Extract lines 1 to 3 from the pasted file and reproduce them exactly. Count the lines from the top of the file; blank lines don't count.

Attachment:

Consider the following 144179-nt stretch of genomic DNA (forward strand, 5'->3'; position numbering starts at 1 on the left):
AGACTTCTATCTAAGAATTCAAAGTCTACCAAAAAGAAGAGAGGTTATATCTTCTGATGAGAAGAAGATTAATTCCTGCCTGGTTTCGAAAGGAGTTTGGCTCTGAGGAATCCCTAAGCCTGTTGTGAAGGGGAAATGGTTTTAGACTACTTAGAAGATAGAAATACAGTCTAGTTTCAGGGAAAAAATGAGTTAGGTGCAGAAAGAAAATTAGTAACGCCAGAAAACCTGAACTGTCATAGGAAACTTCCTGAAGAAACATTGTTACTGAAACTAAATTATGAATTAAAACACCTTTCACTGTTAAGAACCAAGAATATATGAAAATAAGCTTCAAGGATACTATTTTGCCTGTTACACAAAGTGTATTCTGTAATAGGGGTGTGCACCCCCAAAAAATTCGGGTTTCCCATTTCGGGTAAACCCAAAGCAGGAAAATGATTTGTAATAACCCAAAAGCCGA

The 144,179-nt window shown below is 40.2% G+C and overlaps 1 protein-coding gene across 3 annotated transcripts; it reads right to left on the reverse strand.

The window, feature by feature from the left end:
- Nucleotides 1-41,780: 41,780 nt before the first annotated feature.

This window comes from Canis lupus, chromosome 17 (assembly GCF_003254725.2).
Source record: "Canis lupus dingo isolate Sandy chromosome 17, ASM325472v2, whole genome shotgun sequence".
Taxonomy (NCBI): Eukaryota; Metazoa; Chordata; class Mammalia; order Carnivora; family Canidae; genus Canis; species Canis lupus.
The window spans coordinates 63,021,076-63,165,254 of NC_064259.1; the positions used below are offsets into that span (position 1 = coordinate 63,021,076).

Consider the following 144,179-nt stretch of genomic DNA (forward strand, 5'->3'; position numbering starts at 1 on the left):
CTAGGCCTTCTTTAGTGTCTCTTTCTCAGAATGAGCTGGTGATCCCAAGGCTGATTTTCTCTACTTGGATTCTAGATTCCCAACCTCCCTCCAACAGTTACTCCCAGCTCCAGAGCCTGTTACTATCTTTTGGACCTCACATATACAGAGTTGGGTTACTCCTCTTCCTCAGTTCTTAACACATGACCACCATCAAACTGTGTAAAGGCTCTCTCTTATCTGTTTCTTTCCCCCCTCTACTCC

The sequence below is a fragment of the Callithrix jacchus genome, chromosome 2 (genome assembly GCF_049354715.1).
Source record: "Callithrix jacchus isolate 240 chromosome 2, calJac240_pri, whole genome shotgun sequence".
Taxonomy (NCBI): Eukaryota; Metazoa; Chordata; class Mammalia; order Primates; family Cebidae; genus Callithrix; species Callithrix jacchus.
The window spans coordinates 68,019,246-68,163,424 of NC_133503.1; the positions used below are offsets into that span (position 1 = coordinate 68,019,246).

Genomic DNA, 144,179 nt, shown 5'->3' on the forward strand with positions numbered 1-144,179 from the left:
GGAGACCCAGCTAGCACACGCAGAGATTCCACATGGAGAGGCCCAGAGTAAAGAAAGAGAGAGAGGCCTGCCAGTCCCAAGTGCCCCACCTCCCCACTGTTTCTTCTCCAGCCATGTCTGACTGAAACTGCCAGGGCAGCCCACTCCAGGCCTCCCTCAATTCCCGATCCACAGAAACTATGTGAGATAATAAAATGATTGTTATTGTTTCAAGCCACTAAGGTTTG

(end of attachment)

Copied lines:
Consider the following 144179-nt stretch of genomic DNA (forward strand, 5'->3'; position numbering starts at 1 on the left):
AGACTTCTATCTAAGAATTCAAAGTCTACCAAAAAGAAGAGAGGTTATATCTTCTGATGAGAAGAAGATTAATTCCTGCCTGGTTTCGAAAGGAGTTTGGCTCTGAGGAATCCCTAAGCCTGTTGTGAAGGGGAAATGGTTTTAGACTACTTAGAAGATAGAAATACAGTCTAGTTTCAGGGAAAAAATGAGTTAGGTGCAGAAAGAAAATTAGTAACGCCAGAAAACCTGAACTGTCATAGGAAACTTCCTGAAGAAACATTGTTACTGAAACTAAATTATGAATTAAAACACCTTTCACTGTTAAGAACCAAGAATATATGAAAATAAGCTTCAAGGATACTATTTTGCCTGTTACACAAAGTGTATTCTGTAATAGGGGTGTGCACCCCCAAAAAATTCGGGTTTCCCATTTCGGGTAAACCCAAAGCAGGAAAATGATTTGTAATAACCCAAAAGCCGA

The 144,179-nt window shown below is 40.2% G+C and overlaps 1 protein-coding gene across 3 annotated transcripts; it reads right to left on the reverse strand.